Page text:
Cervicitis, a common infection of the lower genital tract, is the inflammation of thecervix (this is the neck and outlet of a woman's uterus).


Inflammation may be caused by infection from certain sexually transmitted diseases (STDs) or by injury to the cervix from a foreign object inserted in thevagina, from birth control devices such as the cervical cap or a diaphragm, or bycancer.


Many cases of cervicitis go untreated because women who have the infection do not know they do. Often there are no obvious symptoms.


If untreated, cervicitis may lead to pelvic inflammatory disease, infertility, ectopic pregnancy, chronic pelvic pain, spontaneous abortion, cervical cancer, or other complications during the delivery of a baby.


Cervicitis is a very common condition. In fact, more than half of all women may develop cervicitis at some point in their adult lives. Risk factors for the development of cervicitis include starting intercourse at an early age, high-risk sexual behaviors, a history of sexually transmitted diseases, and having multiple sex partners.


In the mildest form of cervicitis, you may not notice any symptoms at all.


The first symptom of cervicitis likely will be a vaginal discharge that becomes more pronounced immediately following yourmenstrual period. 


Other signs include the following:


  • Bleeding.
  • Itching.
  • Irritation of the external genitals.
  • Pain during intercourse.
  • Bleeding or spotting after sexual intercourse or between periods.
  • A burning sensation during urination.
  • Lower back pain or pain low in the abdomen, sometimes felt only during sexual intercourse.


A more severe case of cervicitis can cause a profuse, almost puslike, discharge with an unpleasant odor, accompanied by intense vaginal itchiness or abdominal pain. 


If the infection gets into your system, you may also have fever, nausea, andabdominal pain.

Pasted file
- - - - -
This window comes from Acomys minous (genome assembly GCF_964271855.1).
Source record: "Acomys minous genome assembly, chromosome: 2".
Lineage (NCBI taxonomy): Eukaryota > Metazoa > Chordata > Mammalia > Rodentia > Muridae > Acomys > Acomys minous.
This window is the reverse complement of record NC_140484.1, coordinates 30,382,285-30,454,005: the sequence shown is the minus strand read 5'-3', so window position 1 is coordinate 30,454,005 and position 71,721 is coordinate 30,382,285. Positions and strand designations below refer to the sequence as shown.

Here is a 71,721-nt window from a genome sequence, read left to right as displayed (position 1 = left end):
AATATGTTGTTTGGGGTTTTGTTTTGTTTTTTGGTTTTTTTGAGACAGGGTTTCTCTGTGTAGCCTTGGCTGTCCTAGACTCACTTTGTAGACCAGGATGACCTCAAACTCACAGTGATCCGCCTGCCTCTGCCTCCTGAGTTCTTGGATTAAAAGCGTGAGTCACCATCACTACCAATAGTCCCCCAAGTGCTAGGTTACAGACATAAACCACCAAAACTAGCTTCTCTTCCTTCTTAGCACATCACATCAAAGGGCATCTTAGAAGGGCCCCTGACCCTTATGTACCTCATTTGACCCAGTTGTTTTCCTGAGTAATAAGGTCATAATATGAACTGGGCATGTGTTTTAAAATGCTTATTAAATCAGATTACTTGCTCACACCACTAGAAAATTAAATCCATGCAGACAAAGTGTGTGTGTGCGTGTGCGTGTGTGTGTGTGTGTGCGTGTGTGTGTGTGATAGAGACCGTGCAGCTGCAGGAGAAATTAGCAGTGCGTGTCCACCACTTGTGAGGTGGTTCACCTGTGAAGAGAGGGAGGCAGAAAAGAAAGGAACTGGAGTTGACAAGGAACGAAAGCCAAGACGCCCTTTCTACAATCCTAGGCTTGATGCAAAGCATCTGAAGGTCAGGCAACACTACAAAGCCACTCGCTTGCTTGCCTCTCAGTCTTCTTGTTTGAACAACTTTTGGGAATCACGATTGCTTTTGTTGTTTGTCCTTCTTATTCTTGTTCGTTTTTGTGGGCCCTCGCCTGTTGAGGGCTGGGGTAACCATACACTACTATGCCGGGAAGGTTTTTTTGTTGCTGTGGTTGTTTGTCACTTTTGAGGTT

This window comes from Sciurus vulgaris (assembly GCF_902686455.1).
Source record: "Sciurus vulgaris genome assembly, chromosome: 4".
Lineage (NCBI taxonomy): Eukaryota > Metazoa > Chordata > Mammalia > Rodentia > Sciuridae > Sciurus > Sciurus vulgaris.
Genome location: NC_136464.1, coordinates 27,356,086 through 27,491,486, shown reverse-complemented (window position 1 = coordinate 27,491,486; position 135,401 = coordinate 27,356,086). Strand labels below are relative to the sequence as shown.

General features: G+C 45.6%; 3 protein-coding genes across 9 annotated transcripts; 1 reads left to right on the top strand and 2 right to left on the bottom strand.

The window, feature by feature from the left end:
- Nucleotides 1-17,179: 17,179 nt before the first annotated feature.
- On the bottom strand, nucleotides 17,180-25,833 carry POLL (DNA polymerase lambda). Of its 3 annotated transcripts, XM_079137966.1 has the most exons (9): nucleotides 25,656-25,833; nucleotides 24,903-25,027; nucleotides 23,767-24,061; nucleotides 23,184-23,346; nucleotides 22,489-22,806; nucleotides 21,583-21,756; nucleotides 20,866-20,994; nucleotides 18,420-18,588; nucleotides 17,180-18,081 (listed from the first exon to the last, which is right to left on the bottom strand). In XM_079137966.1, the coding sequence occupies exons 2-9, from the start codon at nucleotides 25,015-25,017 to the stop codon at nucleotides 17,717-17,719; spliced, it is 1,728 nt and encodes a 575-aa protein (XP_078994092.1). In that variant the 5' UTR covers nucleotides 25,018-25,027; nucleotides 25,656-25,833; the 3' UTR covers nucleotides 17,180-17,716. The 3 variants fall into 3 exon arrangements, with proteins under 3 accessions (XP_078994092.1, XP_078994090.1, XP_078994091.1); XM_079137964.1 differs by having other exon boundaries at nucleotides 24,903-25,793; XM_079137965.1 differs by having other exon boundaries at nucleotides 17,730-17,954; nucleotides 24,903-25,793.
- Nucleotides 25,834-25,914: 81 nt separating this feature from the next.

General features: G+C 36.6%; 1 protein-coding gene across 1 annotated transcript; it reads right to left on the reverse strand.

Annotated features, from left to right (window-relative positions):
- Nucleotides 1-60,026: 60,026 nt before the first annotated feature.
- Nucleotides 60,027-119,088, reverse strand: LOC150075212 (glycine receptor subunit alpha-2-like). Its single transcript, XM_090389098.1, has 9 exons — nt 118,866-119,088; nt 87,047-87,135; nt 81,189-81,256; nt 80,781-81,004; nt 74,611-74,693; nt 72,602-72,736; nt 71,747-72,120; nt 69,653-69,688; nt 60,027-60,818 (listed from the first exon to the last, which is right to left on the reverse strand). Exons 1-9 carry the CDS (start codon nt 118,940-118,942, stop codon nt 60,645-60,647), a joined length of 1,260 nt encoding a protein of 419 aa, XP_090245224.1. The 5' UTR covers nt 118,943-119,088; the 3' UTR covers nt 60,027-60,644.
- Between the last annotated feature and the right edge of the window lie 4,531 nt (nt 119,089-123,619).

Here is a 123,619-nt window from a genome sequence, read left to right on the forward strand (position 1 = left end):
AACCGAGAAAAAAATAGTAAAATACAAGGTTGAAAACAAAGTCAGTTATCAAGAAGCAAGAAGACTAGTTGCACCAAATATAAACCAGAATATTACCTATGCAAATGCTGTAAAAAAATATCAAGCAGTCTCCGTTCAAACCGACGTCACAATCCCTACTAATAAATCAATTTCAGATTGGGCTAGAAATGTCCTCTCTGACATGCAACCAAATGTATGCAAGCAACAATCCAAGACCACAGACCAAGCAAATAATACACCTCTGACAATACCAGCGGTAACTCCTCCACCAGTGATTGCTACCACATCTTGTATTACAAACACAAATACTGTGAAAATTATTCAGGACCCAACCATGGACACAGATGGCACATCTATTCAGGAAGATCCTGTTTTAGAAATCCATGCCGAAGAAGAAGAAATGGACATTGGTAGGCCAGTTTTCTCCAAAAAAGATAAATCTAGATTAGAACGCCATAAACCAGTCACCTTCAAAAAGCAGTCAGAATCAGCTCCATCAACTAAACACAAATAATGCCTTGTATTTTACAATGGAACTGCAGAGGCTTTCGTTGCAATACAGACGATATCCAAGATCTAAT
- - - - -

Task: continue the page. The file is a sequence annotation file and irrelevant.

Cervicitis Causes:


  • A vaginal infection or a sexually transmitted disease (such as gonorrhea, chlamydia, and trichomoniasis) can cause cervicitis.
  • HIV, infection with the herpes virus (genital herpes), and human papillomavirus (HPV, genital warts) are additional STDs (also now called STIs) that put you at risk for developing cervicitis.
  • You are at increased risk if you have sexual relations at an early age or engage in high-risk sexual behavior with many partners or have a history of sexually transmitted diseases.
  • Injury or irritation (a reaction to the chemicals in douches and contraceptives or a forgotten tampon) also can cause the disease. The objects may simply cause irritation and make the cervix more susceptible to infection.
  • You may have an allergy to contraceptive spermicides or to latex in condoms that leads to cervicitis.


If symptoms continue after antibiotic therapy, the inflamed area of the cervix may be cauterized by electrocoagulation (heat), cryotherapy (freezing), or laser treatment to destroy the infected tissue.


Such therapies are rarely used because antibiotics are highly effective in treating cervicitis and surgeries can cause complications such as cervical stenosis (closed opening) and cervical incompetence (weak cervix that can open in pregnancy and lead topremature birth). 


If you have prolonged or repeated bouts of cervicitis, your doctor may recommend a procedure designed to destroy the abnormal cells on the surface of your cervix. The most common procedures are cautery (heat therapy), cryosurgery (freeze therapy), or laser treatment. Again, such therapies are infrequently used.

Enter through
Enter through